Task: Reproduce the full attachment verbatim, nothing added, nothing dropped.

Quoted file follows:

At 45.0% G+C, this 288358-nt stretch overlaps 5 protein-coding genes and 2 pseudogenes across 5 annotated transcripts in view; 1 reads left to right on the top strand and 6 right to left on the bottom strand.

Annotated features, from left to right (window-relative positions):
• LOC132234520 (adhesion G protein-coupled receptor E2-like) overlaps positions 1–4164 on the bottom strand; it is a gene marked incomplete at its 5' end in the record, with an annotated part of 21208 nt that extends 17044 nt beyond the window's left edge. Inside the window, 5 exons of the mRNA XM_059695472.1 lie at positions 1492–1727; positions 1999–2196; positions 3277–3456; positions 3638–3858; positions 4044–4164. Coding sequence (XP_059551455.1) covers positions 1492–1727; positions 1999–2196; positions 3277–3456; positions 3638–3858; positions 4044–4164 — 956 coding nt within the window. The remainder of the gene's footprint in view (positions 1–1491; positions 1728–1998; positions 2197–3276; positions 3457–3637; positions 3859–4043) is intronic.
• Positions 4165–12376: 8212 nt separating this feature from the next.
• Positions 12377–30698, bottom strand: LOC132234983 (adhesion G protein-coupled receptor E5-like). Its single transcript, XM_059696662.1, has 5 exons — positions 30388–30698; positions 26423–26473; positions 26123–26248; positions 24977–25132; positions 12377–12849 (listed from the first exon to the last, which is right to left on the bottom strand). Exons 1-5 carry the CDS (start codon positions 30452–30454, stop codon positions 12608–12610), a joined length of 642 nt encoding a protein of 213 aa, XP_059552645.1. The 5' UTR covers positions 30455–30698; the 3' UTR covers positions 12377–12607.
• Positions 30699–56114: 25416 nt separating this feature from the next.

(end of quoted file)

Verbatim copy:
At 45.0% G+C, this 288358-nt stretch overlaps 5 protein-coding genes and 2 pseudogenes across 5 annotated transcripts in view; 1 reads left to right on the top strand and 6 right to left on the bottom strand.

Annotated features, from left to right (window-relative positions):
• LOC132234520 (adhesion G protein-coupled receptor E2-like) overlaps positions 1–4164 on the bottom strand; it is a gene marked incomplete at its 5' end in the record, with an annotated part of 21208 nt that extends 17044 nt beyond the window's left edge. Inside the window, 5 exons of the mRNA XM_059695472.1 lie at positions 1492–1727; positions 1999–2196; positions 3277–3456; positions 3638–3858; positions 4044–4164. Coding sequence (XP_059551455.1) covers positions 1492–1727; positions 1999–2196; positions 3277–3456; positions 3638–3858; positions 4044–4164 — 956 coding nt within the window. The remainder of the gene's footprint in view (positions 1–1491; positions 1728–1998; positions 2197–3276; positions 3457–3637; positions 3859–4043) is intronic.
• Positions 4165–12376: 8212 nt separating this feature from the next.
• Positions 12377–30698, bottom strand: LOC132234983 (adhesion G protein-coupled receptor E5-like). Its single transcript, XM_059696662.1, has 5 exons — positions 30388–30698; positions 26423–26473; positions 26123–26248; positions 24977–25132; positions 12377–12849 (listed from the first exon to the last, which is right to left on the bottom strand). Exons 1-5 carry the CDS (start codon positions 30452–30454, stop codon positions 12608–12610), a joined length of 642 nt encoding a protein of 213 aa, XP_059552645.1. The 5' UTR covers positions 30455–30698; the 3' UTR covers positions 12377–12607.
• Positions 30699–56114: 25416 nt separating this feature from the next.